She finally ended her 19-year nursing career in 2011 to devote herself full time to her sons’ careers.

“I hope my story will inspire others to recognize, curate and nurture the talents of their children,” she said. “Never give up hope, and seize the moment when it’s at hand.”

She insists that her K3 firm, which provides media relations, branding, strategic support and talent management for her diverse mix of mostly international clients, was inspired by her sons because their “talents needed the various platforms to shine.”

Added Mills, regarding her company: “It was literally born out of a mother’s love to give her children the recognition they deserved for the great work they are doing in Hollywood.”

Her passion for her family runs as deeply as her West African roots, which she and her husband have always shared with their children through music, language and their favorite: food. Mills is far from meek when speaking of her cooking skills. During the holidays, one of the rare times the entire family is all together under one roof, her sons always flock home to Los Angeles, ready for one of her world-famous feasts.

“I’m very African but I am also very American, and so they were raised on a mix of both African and American foods, like jollof rice, fufu and soup,” she said. “My recipes for greens, mac and cheese, and gumbo will make somebody want to smack their mama.”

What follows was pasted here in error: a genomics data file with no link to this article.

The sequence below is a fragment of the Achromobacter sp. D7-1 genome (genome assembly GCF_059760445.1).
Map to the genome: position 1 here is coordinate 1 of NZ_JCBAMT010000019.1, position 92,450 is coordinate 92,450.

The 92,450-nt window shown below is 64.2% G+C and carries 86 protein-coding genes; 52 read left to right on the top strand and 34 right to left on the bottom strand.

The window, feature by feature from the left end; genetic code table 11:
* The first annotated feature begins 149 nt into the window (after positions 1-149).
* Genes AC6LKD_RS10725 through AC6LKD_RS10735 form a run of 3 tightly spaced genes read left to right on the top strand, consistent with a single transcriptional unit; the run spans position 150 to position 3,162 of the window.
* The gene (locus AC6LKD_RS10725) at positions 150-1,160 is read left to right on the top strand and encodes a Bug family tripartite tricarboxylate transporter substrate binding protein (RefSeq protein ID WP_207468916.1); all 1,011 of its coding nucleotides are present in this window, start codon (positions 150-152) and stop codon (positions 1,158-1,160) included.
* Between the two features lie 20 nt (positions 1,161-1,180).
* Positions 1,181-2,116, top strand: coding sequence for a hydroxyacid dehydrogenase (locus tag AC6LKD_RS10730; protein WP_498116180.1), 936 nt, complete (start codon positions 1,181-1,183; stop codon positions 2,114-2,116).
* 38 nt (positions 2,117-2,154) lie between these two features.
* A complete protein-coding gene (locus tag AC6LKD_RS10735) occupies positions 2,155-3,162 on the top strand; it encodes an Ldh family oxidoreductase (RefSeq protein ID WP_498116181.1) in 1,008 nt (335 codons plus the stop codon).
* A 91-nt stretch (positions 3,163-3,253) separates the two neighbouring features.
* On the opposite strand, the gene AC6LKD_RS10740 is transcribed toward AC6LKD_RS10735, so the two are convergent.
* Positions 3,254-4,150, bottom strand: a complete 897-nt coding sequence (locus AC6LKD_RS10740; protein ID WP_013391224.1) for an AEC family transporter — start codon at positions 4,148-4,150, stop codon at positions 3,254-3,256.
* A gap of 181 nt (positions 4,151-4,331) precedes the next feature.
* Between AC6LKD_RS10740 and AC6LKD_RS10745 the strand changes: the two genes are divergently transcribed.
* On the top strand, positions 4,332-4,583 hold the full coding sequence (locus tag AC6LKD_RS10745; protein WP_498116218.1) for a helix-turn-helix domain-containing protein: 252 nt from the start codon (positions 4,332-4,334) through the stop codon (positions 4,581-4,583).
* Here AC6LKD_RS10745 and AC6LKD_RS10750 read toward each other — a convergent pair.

Mills said she remains committed to serving as a “connector to bridge the creative gap between Africa and America,” and she hopes to one day soon spearhead an initiative that helps to “rebrand the dastardly images [often] perpetuated in the media about our black boys.” Well, it seems her three sons have already gotten a jump on that idea.

“I always taught them to be strong black men, to be leaders and not followers,” she said. “We’ve tried to raise them with a sense of identity, and to let them know that they are vessels and vehicles for their talent, not the drivers of it.”

Mills said she’s not sure what her sons and husband are planning to pull off for her this Mother’s Day weekend, but she expects it to be epic. The K brothers don’t disappoint.

“For sure we have some plans, lots of designer gifts,” quipped Kwesi, stopping short of spoiling any impending surprises. “She has expensive taste, and she loves luxury. And she deserves it.”

Chandra Thomas Whitfield is a multiple-award-winning multimedia journalist whose work has appeared with NBCBLK, The Huffington Post, People, Essence, Ebony and on NPR. In 2016 she won five writing awards, including a Clarion Award from The Association for Women in Communications.